Below, Ben Noonan, general manager for North America at Eitan Medical, sits down with 24×7 Magazine to shed light on COVID-19’s impact on the infusion therapy device market and share what’s trending from an equipment design perspective. 

24×7 Magazine: COVID-19 has, without a doubt, changed the healthcare sector in numerous ways. How has the pandemic impacted the infusion therapy sector, in particular?

Ben Noonan: Like many areas of healthcare, the infusion therapy sector has faced numerous challenges directly related to the pandemic over the past two-plus years. Two of the biggest challenges right now are supply chain disruptions and a lack of licensed RNs to support the infusions themselves.

Raw material shortages, shipping container shortages, health-related employee disruptions in manufacturing facilities, and a host of other issues continue to pose a challenge for many manufacturers as they endeavor to produce the correct amount of product and provide that product on time to infusion therapy patients. The registered nurse shortage in the U.S. has been well documented over the last couple of years, and that remains a challenge to this day for many hospital and alternate site infusion providers.

24×7: We are rapidly approaching 2023. From an equipment perspective, what are some of the top innovations in infusion therapy?

Noonan: Innovation in the infusion pump space has been evolutionary, rather than revolutionary, over the last several years. Infusion pumps in the alternate site space continue to grow smaller and lighter, and designing pumps that can infuse for a longer period without needing to recharge batteries has become an important specification of any infusion pump used outside of the hospital.

Some of the biggest innovations moving into the future will be around connected IV pumps—pumps that can be tracked, monitored remotely, and allow for the extraction of therapy data via a mobile or web app—as this technology will become a basic requirement for all infusion pumps.

24×7: Before investing in infusion pumps, should healthcare professionals know? 

Noonan: It’s extremely important when selecting an infusion pump to understand what support will be provided once the purchase of the pump is made. Educational support, technical support, service support, etc., are all vital to integrate an infusion pump into a healthcare system. The more support that is placed on the front end of the adoption of an infusion pump, the higher likelihood of the device integrating into the system successfully.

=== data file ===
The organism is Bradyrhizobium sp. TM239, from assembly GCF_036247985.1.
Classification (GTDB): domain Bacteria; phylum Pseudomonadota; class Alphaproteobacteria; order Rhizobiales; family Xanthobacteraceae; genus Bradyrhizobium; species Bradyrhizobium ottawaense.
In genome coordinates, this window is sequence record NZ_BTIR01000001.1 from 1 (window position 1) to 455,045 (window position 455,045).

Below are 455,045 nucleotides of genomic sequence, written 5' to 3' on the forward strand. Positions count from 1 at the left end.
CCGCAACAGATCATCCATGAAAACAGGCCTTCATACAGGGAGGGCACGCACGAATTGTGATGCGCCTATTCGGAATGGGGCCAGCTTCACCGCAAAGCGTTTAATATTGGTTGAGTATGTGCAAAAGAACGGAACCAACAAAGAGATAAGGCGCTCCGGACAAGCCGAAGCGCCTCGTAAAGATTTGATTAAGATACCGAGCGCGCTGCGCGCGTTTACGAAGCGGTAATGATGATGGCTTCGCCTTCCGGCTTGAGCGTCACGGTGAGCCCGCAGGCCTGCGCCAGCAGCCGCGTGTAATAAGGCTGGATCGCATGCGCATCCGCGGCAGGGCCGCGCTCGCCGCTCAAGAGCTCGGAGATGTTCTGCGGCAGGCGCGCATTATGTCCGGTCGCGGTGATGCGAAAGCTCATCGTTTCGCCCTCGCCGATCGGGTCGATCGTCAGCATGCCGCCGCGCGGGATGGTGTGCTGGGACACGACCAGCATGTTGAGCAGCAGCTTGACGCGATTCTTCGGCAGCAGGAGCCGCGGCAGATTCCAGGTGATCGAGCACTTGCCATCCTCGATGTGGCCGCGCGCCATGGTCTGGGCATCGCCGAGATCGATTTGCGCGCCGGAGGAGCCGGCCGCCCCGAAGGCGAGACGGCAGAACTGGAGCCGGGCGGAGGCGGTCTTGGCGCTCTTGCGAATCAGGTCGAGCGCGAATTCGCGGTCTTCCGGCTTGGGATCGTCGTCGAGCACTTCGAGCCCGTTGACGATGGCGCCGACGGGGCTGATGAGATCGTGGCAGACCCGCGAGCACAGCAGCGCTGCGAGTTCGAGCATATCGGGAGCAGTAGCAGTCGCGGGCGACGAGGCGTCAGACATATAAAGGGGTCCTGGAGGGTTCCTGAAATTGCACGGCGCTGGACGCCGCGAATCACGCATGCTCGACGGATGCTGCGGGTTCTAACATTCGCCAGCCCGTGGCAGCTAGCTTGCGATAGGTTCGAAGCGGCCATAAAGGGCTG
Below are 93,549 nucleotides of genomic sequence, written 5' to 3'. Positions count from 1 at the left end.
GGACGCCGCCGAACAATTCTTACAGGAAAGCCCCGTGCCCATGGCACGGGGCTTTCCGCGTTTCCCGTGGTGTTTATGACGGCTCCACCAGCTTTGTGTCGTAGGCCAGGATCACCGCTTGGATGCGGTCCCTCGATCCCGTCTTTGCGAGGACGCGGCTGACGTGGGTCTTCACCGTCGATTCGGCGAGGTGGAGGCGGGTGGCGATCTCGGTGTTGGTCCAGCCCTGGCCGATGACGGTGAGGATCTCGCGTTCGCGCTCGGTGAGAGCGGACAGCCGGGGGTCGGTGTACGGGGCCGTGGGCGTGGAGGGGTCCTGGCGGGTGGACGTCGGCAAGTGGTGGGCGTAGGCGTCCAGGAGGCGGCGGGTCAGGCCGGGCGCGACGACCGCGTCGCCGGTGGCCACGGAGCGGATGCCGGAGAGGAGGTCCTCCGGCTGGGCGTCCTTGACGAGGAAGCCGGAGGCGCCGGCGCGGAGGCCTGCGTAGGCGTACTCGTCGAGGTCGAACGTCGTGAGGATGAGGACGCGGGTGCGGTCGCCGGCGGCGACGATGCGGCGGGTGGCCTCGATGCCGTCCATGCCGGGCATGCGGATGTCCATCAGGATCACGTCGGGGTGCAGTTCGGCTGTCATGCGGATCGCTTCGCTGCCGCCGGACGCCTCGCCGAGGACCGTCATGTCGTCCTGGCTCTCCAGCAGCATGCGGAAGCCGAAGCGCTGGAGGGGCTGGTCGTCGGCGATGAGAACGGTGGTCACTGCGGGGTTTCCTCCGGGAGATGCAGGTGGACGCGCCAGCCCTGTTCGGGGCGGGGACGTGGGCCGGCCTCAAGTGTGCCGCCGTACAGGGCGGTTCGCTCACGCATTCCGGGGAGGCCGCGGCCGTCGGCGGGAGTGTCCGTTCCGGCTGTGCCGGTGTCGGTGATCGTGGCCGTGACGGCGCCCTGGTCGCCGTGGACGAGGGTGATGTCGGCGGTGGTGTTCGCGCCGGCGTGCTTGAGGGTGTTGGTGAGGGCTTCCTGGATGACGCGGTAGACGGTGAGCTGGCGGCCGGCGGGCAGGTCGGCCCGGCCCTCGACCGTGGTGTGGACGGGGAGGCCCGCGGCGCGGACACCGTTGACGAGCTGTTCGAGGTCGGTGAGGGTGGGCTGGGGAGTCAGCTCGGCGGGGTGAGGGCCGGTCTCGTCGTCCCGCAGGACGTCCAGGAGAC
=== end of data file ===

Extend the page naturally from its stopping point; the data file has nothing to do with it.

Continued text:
A key watchout that has played out again and again over the past three to four years is utilizing only one infusion pump platform for all of a healthcare organization’s needs. Having an infusion pump fleet that has diversification in its manufacturers is a strategic hedge against supply shortages and potential other uncontrollable events.

24×7: How should HTM professionals approach infusion pumps from a cybersecurity perspective?

Noonan: Cybersecurity needs to be at the forefront of an entire organization’s thinking when they make the decision to design and develop an infusion pump. In the very beginning of the process, securing patient data needs to be embedded into all facets and milestones of the project. Once an initial version of an infusion pump is launched, every new software version of that pump must maintain previous functionality and security, as well as adapt to an ever-changing landscape to ensure the pump conforms with the latest in cybersecurity.

24×7: What else should 24×7 Magazine readers to know about the infusion therapy device sector? 

Noonan: The infusion therapy device field should have an exciting several years ahead. Numerous medical device organizations are planning to launch infusion pumps both domestically and abroad in the near term per regulatory approval, and these devices will bring a new set of features and system improvements from past generations of IV pumps. 

With natural design evolution, along with some revolutionary developments and applications, the future of the infusion therapy device sector looks the most optimistic it has in years.